Unincorporated Associations such as charities, community groups, sports clubs, etc Anyone who is responsible for the general control and management of the administration of the body who is not named on the title deeds, namely the office bearers, such as the chair, treasurer, etc.  It does not seem to be the intention of the legislation that ordinary committee members would be considered as “Associates”, although the structure of each organisation would need to be considered in each case to be sure.


Points to Consider

So what does all this mean?  In short, anyone who is a Recorded Person should consider whether there are any corresponding Associates who should be included on the RCI.

Recorded Persons who have identified possible Associates should inform these Associates of their obligations under the legislation, and highlight the timescales for compliance and the consequences of failing to do so.  They should also take reasonable steps to verify the accuracy of all information provided by an Associate, and make sure that the Associate is aware of the need to inform the Recorded Person of any changes in address etc.

Possible Associates should also consider whether they would fall into any of the above categories, and so would need to get in touch with any Recorded Persons to ensure that the correct notification is made.

Associate information required

The Register is not yet open, however the guidance indicates that each Associate will have to provide details of the date on which they became an Associate, their full name, contact address, date of birth (although this will not be made public on the register!) and any previous Unique Reference Number allocated to them in the RCI.

The legislation recognises that in some cases there may be legitimate reasons why an Associate would not wish their details to be made public in this way, and so there is a possibility for Associates to make what is referred to as a “security declaration”.  There are preconditions which must be met, and evidence must be provided to the Keeper of the Land Register to enable them to assess whether an Associate would be at risk of violence, abuse, threat of violence or abuse or intimidation if their details were published.  If the Keeper is satisfied that this would be the case, a note will be added to the RCI to state that a security declaration has been made, and the information will be kept confidential.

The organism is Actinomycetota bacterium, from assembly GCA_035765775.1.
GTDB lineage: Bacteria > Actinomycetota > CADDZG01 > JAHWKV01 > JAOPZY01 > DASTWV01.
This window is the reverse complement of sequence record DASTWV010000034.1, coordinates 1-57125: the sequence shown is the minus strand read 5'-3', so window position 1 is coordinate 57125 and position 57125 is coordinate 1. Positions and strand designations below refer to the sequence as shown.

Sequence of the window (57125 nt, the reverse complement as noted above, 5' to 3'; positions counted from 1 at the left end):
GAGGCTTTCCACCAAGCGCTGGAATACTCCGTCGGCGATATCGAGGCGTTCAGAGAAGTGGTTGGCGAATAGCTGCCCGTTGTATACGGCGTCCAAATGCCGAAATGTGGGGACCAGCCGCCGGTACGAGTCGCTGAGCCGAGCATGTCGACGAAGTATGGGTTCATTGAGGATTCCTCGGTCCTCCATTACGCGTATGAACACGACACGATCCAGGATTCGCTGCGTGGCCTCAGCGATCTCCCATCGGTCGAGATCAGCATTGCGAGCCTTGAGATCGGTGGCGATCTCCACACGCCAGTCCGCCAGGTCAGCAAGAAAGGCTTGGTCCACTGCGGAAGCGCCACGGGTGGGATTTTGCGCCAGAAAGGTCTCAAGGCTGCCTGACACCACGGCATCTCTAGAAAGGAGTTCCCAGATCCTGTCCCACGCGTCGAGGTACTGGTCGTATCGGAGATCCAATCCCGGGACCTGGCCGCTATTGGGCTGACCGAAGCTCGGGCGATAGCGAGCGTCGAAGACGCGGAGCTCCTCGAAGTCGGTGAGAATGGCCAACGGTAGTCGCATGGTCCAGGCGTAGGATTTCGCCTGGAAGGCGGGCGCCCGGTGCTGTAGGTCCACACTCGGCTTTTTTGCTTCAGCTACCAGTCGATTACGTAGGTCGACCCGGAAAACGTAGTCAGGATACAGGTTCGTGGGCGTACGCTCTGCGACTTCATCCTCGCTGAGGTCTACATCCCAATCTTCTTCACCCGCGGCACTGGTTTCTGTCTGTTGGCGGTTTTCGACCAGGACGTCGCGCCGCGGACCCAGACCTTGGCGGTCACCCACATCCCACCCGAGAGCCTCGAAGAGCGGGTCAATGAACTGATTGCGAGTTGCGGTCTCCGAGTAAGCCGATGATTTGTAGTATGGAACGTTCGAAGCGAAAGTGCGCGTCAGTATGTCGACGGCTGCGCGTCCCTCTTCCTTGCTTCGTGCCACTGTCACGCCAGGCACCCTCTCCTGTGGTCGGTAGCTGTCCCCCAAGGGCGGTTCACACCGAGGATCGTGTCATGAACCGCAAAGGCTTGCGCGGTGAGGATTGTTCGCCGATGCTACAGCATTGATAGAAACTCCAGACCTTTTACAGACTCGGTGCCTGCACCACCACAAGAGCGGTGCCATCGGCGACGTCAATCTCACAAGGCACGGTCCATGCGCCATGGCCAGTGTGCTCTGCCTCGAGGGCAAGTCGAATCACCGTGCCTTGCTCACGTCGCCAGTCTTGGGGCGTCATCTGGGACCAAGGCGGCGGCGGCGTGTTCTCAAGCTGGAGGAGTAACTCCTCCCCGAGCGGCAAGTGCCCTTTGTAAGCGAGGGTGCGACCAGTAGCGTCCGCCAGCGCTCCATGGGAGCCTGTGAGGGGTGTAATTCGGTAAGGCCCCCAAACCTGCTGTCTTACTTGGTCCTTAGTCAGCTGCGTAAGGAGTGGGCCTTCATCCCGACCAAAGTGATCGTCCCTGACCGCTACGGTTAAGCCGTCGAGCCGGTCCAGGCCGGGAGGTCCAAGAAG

The Register goes live on 1st April 2022, and a grace period of one year is being given to allow Recorded Persons and Associates to consider whether any submissions require to be made.  From 1st April 2023, failure to provide information within 60 days of any change is an offence, and can be punishable by a fine of up to £5,000.  It is important, therefore, that Recorded Persons begin assessing their circumstances now, so that any necessary disclosures can be made in good time.

Until the Register itself is open, it is not yet clear of the form of which these submissions will take, although it is anticipated that the information can be provided to Registers of Scotland by the affected parties directly, without the need for a solicitor.

We appreciate, however, that some clients may be unsure about whether the legislation applies to them, or who needs to submit information to the RCI, and so we are happy to assist clients in considering whether any such submissions are required, and undertaking these on their behalf where necessary.

We will issue further guidance on this point once the Register is up and running, but if you have any queries, please do not hesitate to contact one of our solicitors for further information.